Ranking Institution # 2007 2008 2009 2010 2011 2012 2013
Times Higher Education-Quacquarelli Symonds World University Rankings (pre-2010) 400 374 396 355 - - - -
THES (Post-2009) 400 - - - 399 381 351-400 301-350
QS World University Rankings (post-2009) 400 - - - 362 401 401 380
QS World University Rankings - Social Sciences (Law & Legal Studies)[19] 200 - - - - - - 101-150
QS World University Rankings - Social Sciences (Economics)[20] 200 - - - - 151-200 - -
QS World University Rankings - Social Sciences (Accounting and Finance)[21] 200 - - - - 51-100 101-150 -
QS World University Rankings - Social Sciences (Sociology)[22] 200 - - - - 101-150 101-150 101-150
QS World University Rankings - Social Sciences (Education & Training)[23] 200 - - - - - 47 22
QS World University Rankings - Social Sciences (Politics & International Studies)[24] 200 - - - - - 151-200 51-100
QS World University Rankings - Social Sciences (Communication & Media Studies)[25] 200 - - - - - 151-200 -
QS World University Rankings - Engineering and Technology[26] 300 - - - =272 - - -
QS World University Rankings - Natural Sciences (Chemistry)[27] 200 - - - - 151-200 - -
Russian Global University Ranking 500 - - 283-284 - - - -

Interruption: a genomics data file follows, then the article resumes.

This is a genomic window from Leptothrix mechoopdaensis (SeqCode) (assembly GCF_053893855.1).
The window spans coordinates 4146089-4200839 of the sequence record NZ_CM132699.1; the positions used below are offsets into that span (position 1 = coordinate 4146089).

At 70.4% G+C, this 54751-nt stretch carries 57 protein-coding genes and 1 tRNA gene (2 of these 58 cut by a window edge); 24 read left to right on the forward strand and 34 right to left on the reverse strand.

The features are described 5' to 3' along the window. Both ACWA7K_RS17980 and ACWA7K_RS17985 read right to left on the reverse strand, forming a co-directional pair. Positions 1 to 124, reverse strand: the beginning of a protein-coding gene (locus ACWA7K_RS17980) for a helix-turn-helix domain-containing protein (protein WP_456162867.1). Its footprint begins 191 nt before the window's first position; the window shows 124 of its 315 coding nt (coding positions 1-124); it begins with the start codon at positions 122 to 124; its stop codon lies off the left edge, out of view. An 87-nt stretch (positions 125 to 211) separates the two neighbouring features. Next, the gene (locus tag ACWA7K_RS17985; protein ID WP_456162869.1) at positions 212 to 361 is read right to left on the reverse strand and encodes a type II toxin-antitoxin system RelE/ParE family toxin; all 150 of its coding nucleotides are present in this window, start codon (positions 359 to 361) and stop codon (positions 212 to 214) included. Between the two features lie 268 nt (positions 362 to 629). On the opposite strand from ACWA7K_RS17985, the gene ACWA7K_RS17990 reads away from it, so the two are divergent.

Graduate Management Association of Australia (GMAA) MBA - - 5/5 5/5 5/5 - - 5/5
Graduate Management Association of Australia (GMAA) MBA(International) - - 4/5 5/5 5/5 - - 4/5

Deakin ranks 11 in Australia, 13 in the Oceania, and 478 in the world in the Webometrics Ranking of World Universities:[28]

DeakinPrime[edit]

DeakinPrime is the corporate education arm of Deakin University, engaged in the development of corporate education partnerships with organisations in Australia.

Many large Australian and international organisations are associated with DeakinPrime's activities.[citation needed]

Approximately 50,000 students are participating in programs with DeakinPrime.

Alumni (last name order)[edit]

Deakin University Student Association[edit]

The Deakin University Student Association (DUSA) is the dominant student representative organisation operating across all campuses and courses. As well as representation, DUSA provides a range of services and benefits to members, and coordinates all other clubs and societies operating on campus. There are a wide range of groups/clubs for students to join and these groups vary from campus to campus.

See also[edit]

References[edit]

  1. ^ Australian National Business Schools
  2. ^ Alfred Deakin Prime Ministerial Library
  3. ^ Save Stonnington!
  4. ^ Philosophical Fox on Philanthropy
  5. ^ Research
  6. ^ http://www.jeffrowley.com
  7. ^ Medical research award
  8. ^ Hodgson's Honour
  9. ^ Berk M, Copolov D, Dean O, Lu K, Jeavons S, Schapkaitz I, et al. N-Acetyl Cysteine as a Glutathione Precursor for Schizophrenia—A Double-Blind, Randomized, Placebo-Controlled Trial. Biological Psychiatry [Internet]. 2008 Sep 1 [cited 2013 Sep 4];64(5):361–8. Available from: http://www.sciencedirect.com/science/article/pii/S0006322308002709